Friday, August 7, 2009

New Inman Park Grocery Store Going After Savvy Consumers

Inman Park is getting their first grocery store and it's not a chain! It's called Savi Urban Market, and it's taking up a new building on Elizabeth street- right behind the popular Fritti and Sotto Sotto eateries. The new building itself is across the street from a store called "At The Collective" (which neighbors may recall was the old Inman Perk). Details of this new concept are slowly becoming available but the fact that it's a local market and not another chain store sounds good enough already. Savi Urban Market hopes to create a neighborhood, more compact version of a Whole Foods, with elements of The Fresh Market as well. Select produce, beer / wine and a deli counter are all planned. With an opening set for mid-late September, they will open right as Emory has resumed classes. Repeat Atlanta!

14 comments:

Anonymous said...

Sounds like expensive for no reason. In this recession, I'm savvy by shopping at chains like Kroger and Publix to keep from spending the big bucks at these boutique grocery stores. All the best tho!

Anonymous said...

Kind of agree with anonymous here. Even before Whole Foods opened up, Harry's/Metro Fresh and any number of "boutique groceries" in VaHi, Inman Park, Candler Park have struggled.

There is nothing more frustrating than popping into one of these places (assuming parking is available) and them not having what you are looking for - fresh bread, ripe tomatoes, etc. At the bigger stores, you can at least be sure you won't have to make 2 stops even if you have to pay more (Whole) or sacrifice quality (Publix) or risk getting stabbed (Kroger on Ponce).

Good luck, though.

Anonymous said...

I welcome the addition to the neighborhood where you can pop in and buy something fresh with a bottle of wine provided the wine is not $15 and up like at Parish and Alon's. Those places kill me with prices and lack of product. Hopefully this can fill the gaps those two in particular places fail to deliver.

Anonymous said...

I've long been saying that Inman Park needs a neighborhood corner grocery where one can pop in to buy some produce, bread or milk without having to trek to Kroger or Publix, if it is to truly become a walking neighborhood. We don't need another high end, gourmet market, so hopefully they'll fill this void.

withasigh said...

I hope this place isn't like Mercantile on Dekalb Ave in Candler Park. The stuff there is too expensive when Kroger is just as close to pretty much everyone in the neighborhood.

That said, a place that is within walking distance would be welcome so long as it is affordable.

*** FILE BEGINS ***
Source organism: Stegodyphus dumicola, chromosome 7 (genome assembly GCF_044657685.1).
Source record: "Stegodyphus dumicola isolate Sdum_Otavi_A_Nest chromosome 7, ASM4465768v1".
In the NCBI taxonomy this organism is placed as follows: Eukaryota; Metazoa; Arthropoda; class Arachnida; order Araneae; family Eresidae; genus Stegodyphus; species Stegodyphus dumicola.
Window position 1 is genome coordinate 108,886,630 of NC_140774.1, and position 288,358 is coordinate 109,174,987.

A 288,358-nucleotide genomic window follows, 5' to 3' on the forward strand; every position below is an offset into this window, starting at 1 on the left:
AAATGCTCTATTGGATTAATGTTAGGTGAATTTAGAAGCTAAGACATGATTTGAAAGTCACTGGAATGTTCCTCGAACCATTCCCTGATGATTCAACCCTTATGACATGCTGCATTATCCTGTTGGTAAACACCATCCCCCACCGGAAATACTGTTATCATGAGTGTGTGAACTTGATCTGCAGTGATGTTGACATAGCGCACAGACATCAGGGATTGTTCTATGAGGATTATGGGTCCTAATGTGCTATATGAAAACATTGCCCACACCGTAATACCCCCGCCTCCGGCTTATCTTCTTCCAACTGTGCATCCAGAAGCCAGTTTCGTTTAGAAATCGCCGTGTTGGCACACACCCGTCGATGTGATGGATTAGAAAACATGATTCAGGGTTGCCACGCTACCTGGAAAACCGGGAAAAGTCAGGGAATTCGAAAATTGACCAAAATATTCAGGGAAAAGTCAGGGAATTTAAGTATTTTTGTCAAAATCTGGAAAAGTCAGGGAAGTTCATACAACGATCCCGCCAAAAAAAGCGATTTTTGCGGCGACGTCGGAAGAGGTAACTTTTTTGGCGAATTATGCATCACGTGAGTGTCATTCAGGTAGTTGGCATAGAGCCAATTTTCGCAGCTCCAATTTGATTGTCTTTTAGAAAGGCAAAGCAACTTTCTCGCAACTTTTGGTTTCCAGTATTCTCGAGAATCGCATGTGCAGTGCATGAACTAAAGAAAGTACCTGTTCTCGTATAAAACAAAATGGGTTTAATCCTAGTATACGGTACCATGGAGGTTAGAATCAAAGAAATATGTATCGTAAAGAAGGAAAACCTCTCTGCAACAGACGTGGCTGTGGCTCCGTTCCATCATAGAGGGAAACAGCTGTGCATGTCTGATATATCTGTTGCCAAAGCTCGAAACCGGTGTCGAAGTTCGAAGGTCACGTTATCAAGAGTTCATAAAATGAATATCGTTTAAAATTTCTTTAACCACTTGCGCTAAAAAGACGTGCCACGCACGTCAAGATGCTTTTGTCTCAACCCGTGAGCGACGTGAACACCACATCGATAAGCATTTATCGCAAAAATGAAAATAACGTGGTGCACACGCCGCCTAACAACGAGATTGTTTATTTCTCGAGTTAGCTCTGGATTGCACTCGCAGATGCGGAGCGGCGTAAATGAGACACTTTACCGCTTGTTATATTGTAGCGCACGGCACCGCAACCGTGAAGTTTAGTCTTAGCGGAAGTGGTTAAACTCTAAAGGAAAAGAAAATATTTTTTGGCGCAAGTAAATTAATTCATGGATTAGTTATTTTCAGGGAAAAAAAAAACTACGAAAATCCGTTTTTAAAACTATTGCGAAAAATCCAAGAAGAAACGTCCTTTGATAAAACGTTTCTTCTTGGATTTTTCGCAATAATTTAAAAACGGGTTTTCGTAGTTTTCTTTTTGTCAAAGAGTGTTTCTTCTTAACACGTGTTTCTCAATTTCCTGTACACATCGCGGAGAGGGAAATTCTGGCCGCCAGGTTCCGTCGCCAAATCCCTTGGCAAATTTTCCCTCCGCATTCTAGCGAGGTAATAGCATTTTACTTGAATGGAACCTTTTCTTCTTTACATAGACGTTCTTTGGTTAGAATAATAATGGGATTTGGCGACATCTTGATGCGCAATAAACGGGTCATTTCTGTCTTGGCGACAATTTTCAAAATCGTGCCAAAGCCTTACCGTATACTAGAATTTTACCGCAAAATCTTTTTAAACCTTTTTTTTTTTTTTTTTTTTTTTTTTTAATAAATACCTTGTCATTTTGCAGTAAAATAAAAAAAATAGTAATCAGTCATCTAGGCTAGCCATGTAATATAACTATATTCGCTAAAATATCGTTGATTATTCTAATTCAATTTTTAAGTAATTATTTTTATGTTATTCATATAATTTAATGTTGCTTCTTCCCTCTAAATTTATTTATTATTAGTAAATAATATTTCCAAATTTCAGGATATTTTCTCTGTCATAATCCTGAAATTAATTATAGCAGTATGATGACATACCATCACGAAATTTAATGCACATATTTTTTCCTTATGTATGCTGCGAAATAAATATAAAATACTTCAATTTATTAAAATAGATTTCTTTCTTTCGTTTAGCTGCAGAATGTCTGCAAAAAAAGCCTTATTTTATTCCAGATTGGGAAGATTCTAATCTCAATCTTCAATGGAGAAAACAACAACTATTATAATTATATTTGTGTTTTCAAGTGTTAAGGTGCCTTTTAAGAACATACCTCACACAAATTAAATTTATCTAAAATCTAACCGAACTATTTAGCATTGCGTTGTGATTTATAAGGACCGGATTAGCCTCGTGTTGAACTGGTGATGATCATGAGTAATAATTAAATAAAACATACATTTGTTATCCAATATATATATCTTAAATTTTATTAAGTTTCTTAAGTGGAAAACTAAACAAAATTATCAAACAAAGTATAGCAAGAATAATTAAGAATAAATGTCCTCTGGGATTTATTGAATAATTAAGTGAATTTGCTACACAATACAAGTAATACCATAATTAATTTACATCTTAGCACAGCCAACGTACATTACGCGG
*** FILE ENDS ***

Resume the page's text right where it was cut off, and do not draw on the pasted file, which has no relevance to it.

Anonymous said...

It does not sound expensive to me.
The sign says fresh, local and affordable. They boast the largest selection of fine wines under 15.00 and a family meal for 4 for 15.95.

IQ Fitness Blog said...

why are you calling this place expensive. all the blogs that I have read say that they will more affordable than Wholepaycheck.

Anonymous said...

I think that is is safe to assume that if it is not a chain, prices will have to be higher. People, it simple economics:

Chains like Walmart are able to buy in bulk and sell at lower prices.

And I'm going to Trader Joes for 2 buck chuck!

Anonymous said...

Maybe walmart is cheaper, but it's walmart. How about we start supporting our small family farms and organic market and get away from the large chains. (ever hear of the slow foods movement?)Years and years ago there weren't large chained stores "taking over business" from your smaller guys. sounds to me like this place will be affordable, no way to know but to check em out whenever they open. lets show some support for the small guys.

Anonymous said...

I am all for supporting small businesses, but though you might be recession proof, I have to save where I can.

Reactionary said...

"I am all for supporting small businesses, but though you might be recession proof, I have to save where I can."

This really gets to the heart of what is behind most "organic" and "local" consumption: a SWPL display of discretionary income.

Anonymous said...

Reactionary,

You are very well spoken, but what is "SLPW?"

Mr. Chester said...

To all you peeps complaining about the value proposition....Maybe this place is not for you. Its probably for fools like me that will pay an extra few bucks so I don't have to get in my car. If you own a house near Elizabeth and Lake...you know its not cheap.

Reactionary said...

This is SWPL:

stuffwhitepeoplelike.com

The author, Christian Lander, is an iSteve reader. The point behind the parody is white people's obsession with one-upping other whites, often or especially to the detriment of their own group interest.

Food, that vital ingredient of existence, in particular manifests this competition for uber status. When I was growing up in the 1970's, only upper class people ate Romaine lettuce and filet mignon--prices were just too high. Now that technology and competition have brought prices down to the point that the average schlep can whip up Caesar salad and filets at a tailgate party, the SWPL class has come up with 'organic' to differentiate themselves further from Other White People.

And of course, it hasn't stopped there. Now that you can get your free-range chicken and organic Swiss chard at Kroger, you're not really ubermensch until you can say that it's 'local.'